My logic is that any drips getting in the gap will as easily evaporate again, whether running down a 25mm space or sitting on the tightly placed  surface.

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37 minutes ago, saveasteading said:

Against it? not such a good U value, although it doesn't shrink.

wastage will be bad with cutting to fit 390-410mm gaps.

Consider what I used, Frametherm 35 on a 1200mm roll, should do your cuts with little waste.  Stiff enough to remain in place without slumping, I had one test piece left there for 6 months before getting covered and it did not budge.roof_insulation_8.thumb.jpg.b82b60ba3de044783fc37968d21f85a5.jpg

 

Mineral wool has the advantage of longer decrement delay, which basically means it takes longer for the building to warm up or cool down in response to a temperature change.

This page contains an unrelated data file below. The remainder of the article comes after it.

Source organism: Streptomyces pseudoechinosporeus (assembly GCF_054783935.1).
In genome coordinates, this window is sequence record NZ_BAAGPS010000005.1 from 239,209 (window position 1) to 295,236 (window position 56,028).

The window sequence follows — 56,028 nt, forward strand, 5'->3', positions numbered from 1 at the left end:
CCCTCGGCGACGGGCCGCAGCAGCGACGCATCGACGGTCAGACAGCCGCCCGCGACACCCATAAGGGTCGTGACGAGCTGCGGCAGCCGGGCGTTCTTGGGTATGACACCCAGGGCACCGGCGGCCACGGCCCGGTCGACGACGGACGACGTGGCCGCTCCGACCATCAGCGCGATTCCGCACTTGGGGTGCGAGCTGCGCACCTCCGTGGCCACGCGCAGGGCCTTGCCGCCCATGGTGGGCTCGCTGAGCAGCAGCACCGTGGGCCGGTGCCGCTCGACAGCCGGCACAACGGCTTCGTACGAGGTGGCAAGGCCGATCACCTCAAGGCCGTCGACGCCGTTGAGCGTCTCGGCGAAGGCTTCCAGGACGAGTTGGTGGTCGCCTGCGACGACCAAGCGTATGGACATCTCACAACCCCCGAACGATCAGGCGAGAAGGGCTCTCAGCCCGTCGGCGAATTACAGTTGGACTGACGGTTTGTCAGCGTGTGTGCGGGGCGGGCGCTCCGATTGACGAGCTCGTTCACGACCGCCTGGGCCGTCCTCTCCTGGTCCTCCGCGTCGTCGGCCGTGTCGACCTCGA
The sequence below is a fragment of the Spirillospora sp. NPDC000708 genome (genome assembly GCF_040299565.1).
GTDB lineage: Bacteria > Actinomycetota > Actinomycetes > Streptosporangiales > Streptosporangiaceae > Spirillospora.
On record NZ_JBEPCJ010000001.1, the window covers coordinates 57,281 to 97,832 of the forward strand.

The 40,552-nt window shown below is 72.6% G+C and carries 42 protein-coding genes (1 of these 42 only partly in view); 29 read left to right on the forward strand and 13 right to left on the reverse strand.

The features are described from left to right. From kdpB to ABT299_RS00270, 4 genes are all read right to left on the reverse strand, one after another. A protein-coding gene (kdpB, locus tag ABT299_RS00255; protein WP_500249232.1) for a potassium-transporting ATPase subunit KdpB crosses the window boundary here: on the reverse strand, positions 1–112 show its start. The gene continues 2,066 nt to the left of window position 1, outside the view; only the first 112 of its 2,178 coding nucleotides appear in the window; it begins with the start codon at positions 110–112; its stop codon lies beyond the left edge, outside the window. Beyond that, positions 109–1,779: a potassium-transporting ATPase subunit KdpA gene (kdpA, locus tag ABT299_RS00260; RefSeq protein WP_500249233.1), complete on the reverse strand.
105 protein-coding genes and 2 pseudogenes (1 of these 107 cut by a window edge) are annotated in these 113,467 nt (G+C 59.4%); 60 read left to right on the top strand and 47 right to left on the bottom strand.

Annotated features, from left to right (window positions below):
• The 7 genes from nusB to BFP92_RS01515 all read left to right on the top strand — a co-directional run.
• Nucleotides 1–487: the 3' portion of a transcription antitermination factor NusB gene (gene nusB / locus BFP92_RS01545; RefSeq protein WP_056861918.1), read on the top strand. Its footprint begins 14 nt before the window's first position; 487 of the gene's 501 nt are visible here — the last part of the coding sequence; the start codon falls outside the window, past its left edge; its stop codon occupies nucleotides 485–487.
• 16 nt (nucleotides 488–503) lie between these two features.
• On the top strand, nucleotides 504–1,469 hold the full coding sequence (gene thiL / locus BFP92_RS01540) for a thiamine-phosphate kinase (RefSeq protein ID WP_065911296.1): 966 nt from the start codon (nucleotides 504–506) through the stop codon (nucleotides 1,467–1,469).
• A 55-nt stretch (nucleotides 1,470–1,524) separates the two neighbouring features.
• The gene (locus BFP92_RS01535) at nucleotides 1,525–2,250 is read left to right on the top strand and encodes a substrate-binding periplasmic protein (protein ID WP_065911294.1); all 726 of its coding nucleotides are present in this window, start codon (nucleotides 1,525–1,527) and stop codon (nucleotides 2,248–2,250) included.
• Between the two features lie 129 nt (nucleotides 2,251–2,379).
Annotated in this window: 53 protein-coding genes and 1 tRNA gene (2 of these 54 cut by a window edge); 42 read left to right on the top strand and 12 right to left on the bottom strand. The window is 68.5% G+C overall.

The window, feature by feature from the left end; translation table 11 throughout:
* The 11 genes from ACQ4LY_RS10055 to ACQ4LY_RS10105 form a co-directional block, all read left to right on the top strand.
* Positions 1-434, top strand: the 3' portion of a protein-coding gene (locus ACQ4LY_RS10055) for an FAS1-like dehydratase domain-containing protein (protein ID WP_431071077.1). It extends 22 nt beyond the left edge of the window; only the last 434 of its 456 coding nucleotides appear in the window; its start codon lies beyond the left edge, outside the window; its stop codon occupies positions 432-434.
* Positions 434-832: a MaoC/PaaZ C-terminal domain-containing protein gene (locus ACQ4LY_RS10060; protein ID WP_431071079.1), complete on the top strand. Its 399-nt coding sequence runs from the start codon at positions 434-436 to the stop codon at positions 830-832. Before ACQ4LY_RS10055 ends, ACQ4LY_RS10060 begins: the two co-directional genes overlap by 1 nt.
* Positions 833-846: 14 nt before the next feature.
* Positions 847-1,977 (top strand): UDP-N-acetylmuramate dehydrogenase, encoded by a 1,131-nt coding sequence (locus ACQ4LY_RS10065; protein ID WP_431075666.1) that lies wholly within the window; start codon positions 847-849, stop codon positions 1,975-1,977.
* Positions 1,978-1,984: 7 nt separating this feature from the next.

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9 minutes ago, ProDave said:

longer decrement delay

Which I do appreciate will be good in the traditional hot week in August, especially where we plan to have metal cladding instead of slates.

 

If I was to mention decrement do you think the BCO will understand?

 

We have bought samples of PIR and Knauf batt and tried them for practicality. both ok, and will maybe get a bit of Frametherm to try too.

 

I'm a bit confused as I think I have seen some of your photos showing PIR.

What is the construction here?  frametherm tight up to osb?  

You will have a VB above the osb, which we won't., as the rafters, sarking and slates are already there.

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8 minutes ago, saveasteading said:

I'm a bit confused as I think I have seen some of your photos showing PIR.